Wilderness supervision work aims to serve and educate people in matters relating to Finnish nature. Metsähallitus employs wilderness inspectors in its public administrative duties unit to conduct this work. The game and fisheries wardens lead the supervision work in state-owned land and water areas and they are experts on the nature and terrain of their respective regions. They are thoroughly familiar with people's activities in the wilderness.
Game and fisheries warden is a legality control official whose duties, qualification requirements and powers are defined in the Act on Wilderness Supervision (1157/2005).
The game and fisheries warden supervises the legality and permissibility of hunting, fishing, nature preservation efforts, off-road and water traffic and generally all activities pertaining to the use of nature in state-owned areas. The duties also include watching over the state-owned land and water areas and other state-owned property controlled by Metsähallitus.
In order to qualify for the position of game and fisheries warden, a person must have a basic degree in Police Studies, a familiarity with wilderness supervision and an upstanding lifestyle.
The powers of the game and fisheries warden are primarily limited to state-owned areas. In their work, game and fisheries wardens aim to prevent illegal or prohibited activities, protect the fauna and safeguard traversing in the wilderness by guiding and instructing the populace. If necessary, the game and fisheries warden has the authority to use force and receive assistance from the police or border guards. The powers of the game and fisheries warden include but are not limited to the rights to see a person's identification, to apprehend a person, to conduct a safety inspection, to monitor for drunken driving and to seize property.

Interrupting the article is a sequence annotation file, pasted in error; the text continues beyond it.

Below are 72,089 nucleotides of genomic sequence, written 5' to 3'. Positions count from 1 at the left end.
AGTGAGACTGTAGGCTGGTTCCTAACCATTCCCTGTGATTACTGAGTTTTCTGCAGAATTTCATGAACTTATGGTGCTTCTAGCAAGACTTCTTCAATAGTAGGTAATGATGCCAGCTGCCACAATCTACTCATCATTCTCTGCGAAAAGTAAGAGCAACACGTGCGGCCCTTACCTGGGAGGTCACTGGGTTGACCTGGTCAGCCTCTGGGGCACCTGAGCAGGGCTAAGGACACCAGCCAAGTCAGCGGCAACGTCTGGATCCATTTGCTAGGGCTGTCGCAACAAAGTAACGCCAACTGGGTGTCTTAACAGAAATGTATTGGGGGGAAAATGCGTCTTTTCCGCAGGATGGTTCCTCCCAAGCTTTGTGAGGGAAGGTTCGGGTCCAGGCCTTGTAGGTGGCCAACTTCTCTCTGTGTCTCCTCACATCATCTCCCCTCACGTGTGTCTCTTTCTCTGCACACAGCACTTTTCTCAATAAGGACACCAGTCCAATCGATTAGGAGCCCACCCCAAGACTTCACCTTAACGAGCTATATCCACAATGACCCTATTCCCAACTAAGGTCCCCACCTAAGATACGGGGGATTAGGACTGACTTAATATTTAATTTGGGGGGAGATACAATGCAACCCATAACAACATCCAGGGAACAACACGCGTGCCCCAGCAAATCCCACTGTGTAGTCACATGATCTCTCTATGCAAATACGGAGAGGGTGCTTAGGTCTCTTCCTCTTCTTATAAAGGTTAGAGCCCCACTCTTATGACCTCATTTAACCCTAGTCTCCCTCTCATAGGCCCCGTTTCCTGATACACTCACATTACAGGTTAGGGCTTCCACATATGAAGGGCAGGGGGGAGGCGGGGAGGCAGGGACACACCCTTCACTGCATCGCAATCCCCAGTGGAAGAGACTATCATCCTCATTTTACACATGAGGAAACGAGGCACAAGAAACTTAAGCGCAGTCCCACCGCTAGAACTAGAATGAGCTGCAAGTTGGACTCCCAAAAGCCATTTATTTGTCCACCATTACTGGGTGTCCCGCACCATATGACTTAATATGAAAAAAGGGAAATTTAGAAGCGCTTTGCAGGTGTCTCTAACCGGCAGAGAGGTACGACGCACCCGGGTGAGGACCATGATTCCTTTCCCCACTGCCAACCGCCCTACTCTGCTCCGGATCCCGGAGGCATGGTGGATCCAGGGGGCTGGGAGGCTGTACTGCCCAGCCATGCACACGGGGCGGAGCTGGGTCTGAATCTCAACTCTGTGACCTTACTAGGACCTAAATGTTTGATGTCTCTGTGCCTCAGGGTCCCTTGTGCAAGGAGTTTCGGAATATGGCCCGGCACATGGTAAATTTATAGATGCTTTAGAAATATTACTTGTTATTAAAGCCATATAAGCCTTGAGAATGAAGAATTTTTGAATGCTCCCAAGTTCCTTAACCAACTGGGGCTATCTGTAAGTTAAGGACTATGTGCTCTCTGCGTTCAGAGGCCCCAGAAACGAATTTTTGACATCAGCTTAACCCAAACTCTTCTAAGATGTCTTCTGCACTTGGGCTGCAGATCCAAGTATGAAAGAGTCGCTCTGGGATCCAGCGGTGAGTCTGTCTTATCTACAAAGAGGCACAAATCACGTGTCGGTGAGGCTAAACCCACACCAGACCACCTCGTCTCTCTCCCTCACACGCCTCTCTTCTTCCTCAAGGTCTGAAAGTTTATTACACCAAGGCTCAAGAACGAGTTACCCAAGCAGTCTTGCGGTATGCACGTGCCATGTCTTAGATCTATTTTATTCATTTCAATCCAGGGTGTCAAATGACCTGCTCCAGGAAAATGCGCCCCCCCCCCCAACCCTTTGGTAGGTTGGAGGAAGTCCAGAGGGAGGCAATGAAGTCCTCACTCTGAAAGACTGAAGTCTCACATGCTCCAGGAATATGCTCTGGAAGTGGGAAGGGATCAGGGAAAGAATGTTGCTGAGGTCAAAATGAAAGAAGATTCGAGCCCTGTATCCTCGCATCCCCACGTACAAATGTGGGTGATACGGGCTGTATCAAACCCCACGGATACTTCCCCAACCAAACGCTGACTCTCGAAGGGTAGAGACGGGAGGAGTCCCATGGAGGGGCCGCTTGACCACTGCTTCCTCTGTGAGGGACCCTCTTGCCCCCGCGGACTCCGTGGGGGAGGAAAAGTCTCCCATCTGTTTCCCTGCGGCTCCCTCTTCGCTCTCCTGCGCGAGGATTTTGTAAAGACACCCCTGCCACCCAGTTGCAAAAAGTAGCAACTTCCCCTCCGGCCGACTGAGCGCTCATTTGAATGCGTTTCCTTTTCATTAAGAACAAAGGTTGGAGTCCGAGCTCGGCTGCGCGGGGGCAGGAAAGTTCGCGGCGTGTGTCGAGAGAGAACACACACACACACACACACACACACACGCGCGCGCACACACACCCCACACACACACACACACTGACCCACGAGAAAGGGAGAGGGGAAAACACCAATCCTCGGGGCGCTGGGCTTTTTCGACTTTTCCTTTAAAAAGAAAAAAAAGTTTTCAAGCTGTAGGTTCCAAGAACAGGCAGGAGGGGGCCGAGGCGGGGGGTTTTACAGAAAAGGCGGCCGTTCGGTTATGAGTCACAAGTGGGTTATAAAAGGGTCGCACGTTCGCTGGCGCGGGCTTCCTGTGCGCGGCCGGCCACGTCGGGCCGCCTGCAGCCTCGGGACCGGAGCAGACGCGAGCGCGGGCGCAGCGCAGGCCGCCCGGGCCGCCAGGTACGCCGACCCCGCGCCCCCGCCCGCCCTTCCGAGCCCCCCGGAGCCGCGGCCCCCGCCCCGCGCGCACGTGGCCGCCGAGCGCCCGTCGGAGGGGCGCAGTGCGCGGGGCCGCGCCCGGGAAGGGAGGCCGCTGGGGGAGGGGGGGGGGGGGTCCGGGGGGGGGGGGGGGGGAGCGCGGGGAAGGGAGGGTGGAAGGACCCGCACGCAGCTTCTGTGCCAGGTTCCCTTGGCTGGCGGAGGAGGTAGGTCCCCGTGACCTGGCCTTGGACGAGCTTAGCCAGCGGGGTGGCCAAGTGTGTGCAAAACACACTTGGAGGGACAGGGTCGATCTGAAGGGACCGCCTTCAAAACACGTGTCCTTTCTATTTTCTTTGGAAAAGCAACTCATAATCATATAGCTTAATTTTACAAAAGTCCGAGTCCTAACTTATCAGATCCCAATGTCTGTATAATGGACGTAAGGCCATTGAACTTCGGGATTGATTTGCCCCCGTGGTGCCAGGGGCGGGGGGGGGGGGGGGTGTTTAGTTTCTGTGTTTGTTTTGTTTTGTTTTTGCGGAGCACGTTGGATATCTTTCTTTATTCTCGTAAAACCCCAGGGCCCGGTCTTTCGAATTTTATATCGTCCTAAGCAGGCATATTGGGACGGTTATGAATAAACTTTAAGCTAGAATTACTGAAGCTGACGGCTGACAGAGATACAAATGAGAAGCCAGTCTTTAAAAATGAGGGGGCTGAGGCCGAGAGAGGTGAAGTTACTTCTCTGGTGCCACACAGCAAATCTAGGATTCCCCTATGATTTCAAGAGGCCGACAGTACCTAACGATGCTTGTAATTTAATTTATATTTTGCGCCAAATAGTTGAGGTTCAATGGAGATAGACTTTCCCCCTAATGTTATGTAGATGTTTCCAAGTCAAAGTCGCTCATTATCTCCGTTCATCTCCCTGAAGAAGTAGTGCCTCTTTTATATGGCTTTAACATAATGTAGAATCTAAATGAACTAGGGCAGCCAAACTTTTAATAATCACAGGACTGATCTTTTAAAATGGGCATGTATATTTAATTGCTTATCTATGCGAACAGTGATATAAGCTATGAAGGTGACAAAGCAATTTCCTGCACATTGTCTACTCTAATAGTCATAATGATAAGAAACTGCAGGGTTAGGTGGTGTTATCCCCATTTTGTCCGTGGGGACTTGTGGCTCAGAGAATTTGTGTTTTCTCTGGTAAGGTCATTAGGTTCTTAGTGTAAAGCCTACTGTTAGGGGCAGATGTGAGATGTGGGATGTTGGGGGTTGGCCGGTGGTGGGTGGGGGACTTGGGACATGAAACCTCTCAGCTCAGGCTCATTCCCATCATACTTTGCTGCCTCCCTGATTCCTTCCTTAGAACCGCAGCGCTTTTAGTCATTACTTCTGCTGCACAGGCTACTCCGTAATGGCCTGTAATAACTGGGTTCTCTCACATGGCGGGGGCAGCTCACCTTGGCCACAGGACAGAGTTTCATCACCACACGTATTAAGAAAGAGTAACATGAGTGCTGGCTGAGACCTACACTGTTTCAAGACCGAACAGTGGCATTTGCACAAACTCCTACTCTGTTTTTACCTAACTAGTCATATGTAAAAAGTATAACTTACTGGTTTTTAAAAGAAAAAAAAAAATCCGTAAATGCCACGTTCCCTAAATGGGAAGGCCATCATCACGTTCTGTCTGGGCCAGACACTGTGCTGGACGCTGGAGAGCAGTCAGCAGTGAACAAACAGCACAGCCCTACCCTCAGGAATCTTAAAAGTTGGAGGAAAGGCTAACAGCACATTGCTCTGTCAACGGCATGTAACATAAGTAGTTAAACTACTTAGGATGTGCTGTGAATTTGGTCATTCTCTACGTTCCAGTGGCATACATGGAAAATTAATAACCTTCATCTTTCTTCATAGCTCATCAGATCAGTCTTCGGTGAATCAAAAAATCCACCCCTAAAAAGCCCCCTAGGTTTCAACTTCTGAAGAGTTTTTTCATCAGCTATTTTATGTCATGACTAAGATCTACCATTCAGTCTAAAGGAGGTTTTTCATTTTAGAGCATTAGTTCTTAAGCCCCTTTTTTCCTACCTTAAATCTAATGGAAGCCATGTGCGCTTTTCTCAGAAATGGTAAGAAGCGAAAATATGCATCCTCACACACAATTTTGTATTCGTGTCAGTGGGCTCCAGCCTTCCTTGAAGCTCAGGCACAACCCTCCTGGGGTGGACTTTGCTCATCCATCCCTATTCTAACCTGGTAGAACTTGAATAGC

A game and fisheries warden may be identified by the uniform and also usually from the markings on the warden's vehicle. Wilderness supervision is conducted from the ground, water and air using a variety of methods. The game and fisheries warden has a badge that they must present when asked to do so. Many of our wardens are not only trained as police officers but they also have degrees in the fields of forestry, border guarding or national defence as well as extensive experience in police work.
The first game and fisheries warden positions were established in remote areas where police presence was lacking. Today's wilderness supervision professionals place emphasise the prevention of offences. They tour schools, associations and other places talking about good wilderness behaviour.